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Stockholm

Saga Sapphire blog - Captains' blogs

11th May, 2015

Yesterday was a lovely day at sea. After breakfast it was time for our Sunday church service led by Canon Michael Weaver.

This evening there was a special Cocktail Party for all our passengers hosted by the Executive Chairman of Saga, Mr. Andrew Goodsell. Little did he know that during this party he would be playing a lead role in a murder mystery, as he would be the victim. A most entertaining and suspense laden affair. After Dinner the Britannia Lounge featured an opening act by our dining room stewards followed by Explosive Productions taking passengers on a trip to the Old Wild West with their “Hoedown Showdown. This was followed in the Drawing Room by our own Jemma Thomas performing a selection of her favourite songs and Easy Listening with The Perfect Mood Duo, while in Cooper’s Bar there was The Late Show with Martin Orbidans at the piano.

This morning we arrived at the pilot station at the very early hour of 3.30 am. This is because it is a long pilotage through the beautiful archipelago which surrounds the port of Stockholm. There was no wind and the dawn was already colouring the sky. A very special time of day, giving beautiful views and scenery. We were berthed at 8am.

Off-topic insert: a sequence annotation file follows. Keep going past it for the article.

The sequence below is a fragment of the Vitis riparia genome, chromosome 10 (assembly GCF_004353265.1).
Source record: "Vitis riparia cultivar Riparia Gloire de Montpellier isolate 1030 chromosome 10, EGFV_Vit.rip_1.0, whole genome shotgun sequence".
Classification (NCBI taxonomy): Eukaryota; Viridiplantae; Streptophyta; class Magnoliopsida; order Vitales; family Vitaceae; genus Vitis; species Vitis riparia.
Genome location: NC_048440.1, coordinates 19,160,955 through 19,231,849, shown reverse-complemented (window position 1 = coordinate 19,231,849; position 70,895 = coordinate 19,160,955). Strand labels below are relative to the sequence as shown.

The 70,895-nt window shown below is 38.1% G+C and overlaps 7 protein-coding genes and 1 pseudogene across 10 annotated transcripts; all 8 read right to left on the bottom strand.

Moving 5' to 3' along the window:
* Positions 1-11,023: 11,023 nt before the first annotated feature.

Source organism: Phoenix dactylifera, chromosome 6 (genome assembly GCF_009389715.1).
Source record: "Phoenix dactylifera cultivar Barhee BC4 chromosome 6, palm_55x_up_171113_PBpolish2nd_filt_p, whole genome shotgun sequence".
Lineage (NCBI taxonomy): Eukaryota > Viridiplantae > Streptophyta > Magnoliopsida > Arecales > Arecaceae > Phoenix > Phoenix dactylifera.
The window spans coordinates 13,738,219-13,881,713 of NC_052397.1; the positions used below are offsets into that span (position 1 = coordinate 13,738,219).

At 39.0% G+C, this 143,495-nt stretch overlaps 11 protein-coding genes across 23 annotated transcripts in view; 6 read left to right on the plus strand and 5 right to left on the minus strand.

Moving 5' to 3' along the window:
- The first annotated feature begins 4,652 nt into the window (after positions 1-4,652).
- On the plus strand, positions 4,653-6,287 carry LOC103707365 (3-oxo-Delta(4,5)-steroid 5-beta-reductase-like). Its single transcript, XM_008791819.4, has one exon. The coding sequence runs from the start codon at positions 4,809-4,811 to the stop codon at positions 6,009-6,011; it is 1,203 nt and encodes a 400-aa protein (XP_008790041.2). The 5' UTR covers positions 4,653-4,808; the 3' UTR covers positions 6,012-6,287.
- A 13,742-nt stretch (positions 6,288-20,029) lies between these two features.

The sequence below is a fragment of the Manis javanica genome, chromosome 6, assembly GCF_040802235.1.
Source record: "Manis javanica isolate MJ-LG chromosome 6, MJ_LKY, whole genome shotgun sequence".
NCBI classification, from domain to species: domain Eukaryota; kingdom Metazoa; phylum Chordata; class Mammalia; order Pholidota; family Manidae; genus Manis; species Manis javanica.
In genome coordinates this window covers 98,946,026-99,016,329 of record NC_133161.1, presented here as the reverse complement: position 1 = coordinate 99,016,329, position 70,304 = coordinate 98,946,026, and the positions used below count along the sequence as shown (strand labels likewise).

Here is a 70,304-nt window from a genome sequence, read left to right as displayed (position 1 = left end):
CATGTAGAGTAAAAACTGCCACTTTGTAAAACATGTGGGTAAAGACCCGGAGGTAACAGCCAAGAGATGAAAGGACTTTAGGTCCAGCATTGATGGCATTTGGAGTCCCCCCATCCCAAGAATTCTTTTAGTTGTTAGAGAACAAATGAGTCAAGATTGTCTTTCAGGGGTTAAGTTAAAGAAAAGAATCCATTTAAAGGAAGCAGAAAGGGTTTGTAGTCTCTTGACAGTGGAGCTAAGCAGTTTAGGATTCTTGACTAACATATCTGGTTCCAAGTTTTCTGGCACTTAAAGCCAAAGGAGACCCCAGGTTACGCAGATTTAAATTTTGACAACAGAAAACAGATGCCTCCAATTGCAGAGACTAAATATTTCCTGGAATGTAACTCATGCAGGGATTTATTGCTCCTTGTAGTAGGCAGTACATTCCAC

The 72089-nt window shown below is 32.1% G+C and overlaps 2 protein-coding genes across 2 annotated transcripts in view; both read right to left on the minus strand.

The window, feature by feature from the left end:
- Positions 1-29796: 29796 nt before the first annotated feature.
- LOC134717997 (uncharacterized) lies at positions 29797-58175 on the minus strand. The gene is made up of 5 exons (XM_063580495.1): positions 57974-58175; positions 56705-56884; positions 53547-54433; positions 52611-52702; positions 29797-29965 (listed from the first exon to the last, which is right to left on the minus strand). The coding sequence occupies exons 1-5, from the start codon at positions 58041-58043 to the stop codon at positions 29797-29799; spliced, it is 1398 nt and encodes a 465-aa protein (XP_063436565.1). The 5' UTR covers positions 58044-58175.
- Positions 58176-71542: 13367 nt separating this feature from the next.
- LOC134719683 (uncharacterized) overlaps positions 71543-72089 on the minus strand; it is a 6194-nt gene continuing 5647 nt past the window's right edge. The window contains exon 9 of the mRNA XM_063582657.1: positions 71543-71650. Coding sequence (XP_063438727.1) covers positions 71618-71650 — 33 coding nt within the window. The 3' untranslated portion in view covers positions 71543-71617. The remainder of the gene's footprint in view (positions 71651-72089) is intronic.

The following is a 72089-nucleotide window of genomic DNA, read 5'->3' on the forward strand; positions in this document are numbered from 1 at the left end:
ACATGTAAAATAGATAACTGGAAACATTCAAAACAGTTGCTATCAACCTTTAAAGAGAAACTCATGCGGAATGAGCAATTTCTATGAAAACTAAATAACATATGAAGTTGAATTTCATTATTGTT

As soon as the ship was cleared by the local officials our passengers could proceed ashore. Today’s tours were:

“City Hall and Vasa Museum”: This tour started with a drive through the city and across the Western Bridge to the island of Kungsholmen for a visit to the distinctive redbrick City Hall in the Old Town. Built between 1911 and 1923 in the National Romantic style to the design of architect Ragnar Ostberg, City Hall is renowned for its architecture, mosaics and for housing the Nobel Prize banquet. This was followed by a visit to the Vasa Museum on the island of Djurgården, to see the amazing restoration of the magnificent Vasa warship which sank in Stockholm harbour after being launched for her maiden voyage in 1628. After more than 300 years the ship has been pieced together and now presents a unique and fascinating insight into life in the 17th-century.

“Drottningholm Palace” was the first Swedish site to be placed on the World Heritage List, and is one of Europe’s most enchanting royal residences. It has been the permanent home of the King and Queen of Sweden since 1981 and was as immaculately created as Versailles or Nymphenburg, with formal baroque gardens filled with statues, fountains and flower beds and resplendent interiors. Built in the 17th century, the palace was perhaps the greatest achievement of the father-and-son architects, Tessin. Our passengers could visit the State Apartments and stroll through the French and English-style landscaped gardens.